The Piano

The Piano
Drama
, Music
1993

Director: Jane Campion Cast: Holly Hunter, Harvey Keitel, Sam Neill, Anna Paquin, Cliff Curtis, Kerry Walker, Geneviève Lemon, Tungia Baker, Ian Mune, Peter Dennett, Te Whatanui Skipwith, Bruce Allpress, Pete Smith, Carla Rupuha, Mahina Tunui

Academy Awards: Best Actress in a Leading Role (Holly Hunter); Best Actress in a Supporting Role (Anna Paquin); Best Original Screenplay (Jane Campion)

Also Nominated For: Best Picture; Best Director (Jane Campion); Best Cinematography; Best Costume Design; Best Film Editing

I First Saw In: 2015

Synopsis: A mute woman along with her young daughter, and her prized piano, are sent to 1850s New Zealand for an arranged marriage to a wealthy landowner, and she’s soon lusted after by a local worker on the plantation.

Did You Know? Anna Paquin’s plays a girl named Flora, but her name is never mentioned throughout the entire film.

Quotables: FLORA: One day when my mother and father were singing together in the forest, a great storm blew up out of nowhere. But so passionate was their singing that they did not notice, nor did they stop as the rain began to fall, and when their voices rose for the final bars of the duet a great bolt of lighting came out of the sky and struck my father so that he lit up like a torch. And at the same moment my father was struck dead my mother was struck dumb! She never spoke another word.

And now a Word from the Guise:
IMDB calls this a romance, but I am loathe to call it such. It’s literally two men forcing themselves onto the same woman (Holly Hunter), who’s mute and can’t verbally tell them no. Not like that would have made any difference, since they deliberately ignored her physical rejections.  When Ada’s affair becomes “too much” for him to handle, Alisdair (Sam Neill) attacks her and says, “Why do you make me hurt you?!” right before taking her outside and chopping off a finger right in front of her daughter (Anna Paquin). Then Alisdair gives the finger to Flora to take to George (Harvey Keitel) as a warning that if he ever sees Ada again, he’ll chop off another finger. When presented with the finger, George far more concerned about what Ada told Alisdair than he is that she just got a finger chopped off.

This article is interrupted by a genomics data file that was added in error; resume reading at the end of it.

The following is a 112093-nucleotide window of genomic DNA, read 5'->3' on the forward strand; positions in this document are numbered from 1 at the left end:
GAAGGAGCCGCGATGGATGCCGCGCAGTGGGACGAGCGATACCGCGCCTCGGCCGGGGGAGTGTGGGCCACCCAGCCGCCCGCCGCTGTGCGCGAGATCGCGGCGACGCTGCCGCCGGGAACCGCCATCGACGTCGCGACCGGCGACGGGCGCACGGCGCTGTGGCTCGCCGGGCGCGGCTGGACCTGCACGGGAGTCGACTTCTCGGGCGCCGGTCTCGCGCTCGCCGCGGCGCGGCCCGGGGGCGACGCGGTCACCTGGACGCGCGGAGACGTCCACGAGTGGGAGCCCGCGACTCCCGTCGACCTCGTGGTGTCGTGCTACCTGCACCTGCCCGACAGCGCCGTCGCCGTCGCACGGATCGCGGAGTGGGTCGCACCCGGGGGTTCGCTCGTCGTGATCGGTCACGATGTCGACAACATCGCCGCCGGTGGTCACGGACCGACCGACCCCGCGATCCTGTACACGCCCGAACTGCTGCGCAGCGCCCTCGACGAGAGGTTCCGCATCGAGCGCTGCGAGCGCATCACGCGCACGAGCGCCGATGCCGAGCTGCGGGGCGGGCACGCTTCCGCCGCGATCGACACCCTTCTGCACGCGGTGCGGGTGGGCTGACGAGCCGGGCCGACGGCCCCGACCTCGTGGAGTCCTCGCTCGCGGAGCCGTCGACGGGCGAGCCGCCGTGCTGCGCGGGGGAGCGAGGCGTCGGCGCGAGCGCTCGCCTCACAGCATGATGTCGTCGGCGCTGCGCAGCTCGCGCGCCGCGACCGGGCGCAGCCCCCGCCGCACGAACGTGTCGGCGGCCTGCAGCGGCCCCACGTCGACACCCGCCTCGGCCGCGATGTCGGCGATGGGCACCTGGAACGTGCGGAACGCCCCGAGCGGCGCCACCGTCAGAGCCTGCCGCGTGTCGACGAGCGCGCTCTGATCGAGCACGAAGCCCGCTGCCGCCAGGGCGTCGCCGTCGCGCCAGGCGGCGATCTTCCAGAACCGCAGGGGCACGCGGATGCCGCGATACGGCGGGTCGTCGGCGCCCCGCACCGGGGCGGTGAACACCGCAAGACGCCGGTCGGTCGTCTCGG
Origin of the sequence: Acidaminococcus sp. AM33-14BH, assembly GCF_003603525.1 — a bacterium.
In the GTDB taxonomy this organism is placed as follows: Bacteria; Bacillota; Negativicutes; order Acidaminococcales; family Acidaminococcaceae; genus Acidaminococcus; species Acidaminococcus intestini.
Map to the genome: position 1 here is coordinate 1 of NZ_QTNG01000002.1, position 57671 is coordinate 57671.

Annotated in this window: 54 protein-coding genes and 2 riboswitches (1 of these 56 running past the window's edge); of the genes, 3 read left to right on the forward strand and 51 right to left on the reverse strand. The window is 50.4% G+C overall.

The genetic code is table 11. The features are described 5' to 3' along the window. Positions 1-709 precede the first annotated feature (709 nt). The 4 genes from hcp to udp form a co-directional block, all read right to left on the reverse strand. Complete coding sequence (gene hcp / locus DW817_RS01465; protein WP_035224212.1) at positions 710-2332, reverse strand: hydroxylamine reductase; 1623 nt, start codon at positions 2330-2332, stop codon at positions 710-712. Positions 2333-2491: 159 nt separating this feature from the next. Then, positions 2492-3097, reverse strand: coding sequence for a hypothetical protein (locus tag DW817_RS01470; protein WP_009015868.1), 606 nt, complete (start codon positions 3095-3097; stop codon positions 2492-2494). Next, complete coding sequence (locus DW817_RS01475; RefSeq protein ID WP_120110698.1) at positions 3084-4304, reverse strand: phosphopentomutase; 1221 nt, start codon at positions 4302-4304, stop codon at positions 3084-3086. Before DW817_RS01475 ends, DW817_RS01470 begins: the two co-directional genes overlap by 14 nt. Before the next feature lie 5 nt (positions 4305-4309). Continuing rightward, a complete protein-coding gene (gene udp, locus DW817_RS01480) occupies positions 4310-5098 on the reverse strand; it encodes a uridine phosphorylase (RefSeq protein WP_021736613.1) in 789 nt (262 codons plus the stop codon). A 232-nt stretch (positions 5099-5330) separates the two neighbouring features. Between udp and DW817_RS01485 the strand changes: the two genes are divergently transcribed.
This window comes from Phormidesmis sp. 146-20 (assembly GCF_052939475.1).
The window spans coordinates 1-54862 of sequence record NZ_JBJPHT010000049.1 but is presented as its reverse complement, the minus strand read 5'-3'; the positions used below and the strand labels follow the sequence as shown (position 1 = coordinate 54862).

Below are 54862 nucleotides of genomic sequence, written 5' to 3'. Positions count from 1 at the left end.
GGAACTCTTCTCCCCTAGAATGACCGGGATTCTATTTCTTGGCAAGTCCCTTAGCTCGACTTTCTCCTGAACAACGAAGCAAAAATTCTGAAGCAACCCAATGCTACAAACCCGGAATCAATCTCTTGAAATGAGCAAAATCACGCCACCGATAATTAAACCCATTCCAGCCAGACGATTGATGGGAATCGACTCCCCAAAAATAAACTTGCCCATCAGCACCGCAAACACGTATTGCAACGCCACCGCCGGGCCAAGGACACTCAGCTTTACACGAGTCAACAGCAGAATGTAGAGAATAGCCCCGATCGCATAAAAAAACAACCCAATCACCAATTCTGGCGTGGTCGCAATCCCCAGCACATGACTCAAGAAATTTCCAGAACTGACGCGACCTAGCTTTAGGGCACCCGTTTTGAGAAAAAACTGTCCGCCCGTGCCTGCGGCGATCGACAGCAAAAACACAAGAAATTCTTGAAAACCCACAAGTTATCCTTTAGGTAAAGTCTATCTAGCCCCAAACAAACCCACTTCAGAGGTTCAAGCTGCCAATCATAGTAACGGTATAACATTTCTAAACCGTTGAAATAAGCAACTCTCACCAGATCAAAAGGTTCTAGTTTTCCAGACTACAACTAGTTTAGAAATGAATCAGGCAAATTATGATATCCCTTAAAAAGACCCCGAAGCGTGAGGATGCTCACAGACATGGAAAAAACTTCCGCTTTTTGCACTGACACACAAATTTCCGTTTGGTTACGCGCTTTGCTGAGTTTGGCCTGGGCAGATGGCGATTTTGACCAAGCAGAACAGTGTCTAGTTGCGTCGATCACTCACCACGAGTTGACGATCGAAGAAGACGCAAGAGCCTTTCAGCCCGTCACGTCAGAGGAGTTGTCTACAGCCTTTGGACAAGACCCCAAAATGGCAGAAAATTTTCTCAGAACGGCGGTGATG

If it weren’t for the stellar performances by Holly Hunter and Anna Paquin, I would write this off as just another abhorrent film. I don’t typically like Paquin’s performances, but she is incredible in this film. I don’t often think much of child actors, because none of them really ever seem to have a clue what they’re doing. But Paquin, who was only 11 at the time, was quite convincing and went so far as to develop a Scottish dialect. That’s an impressive feat for an adult, let alone a child.

Oscar Madness Ranking – ??? out of 233

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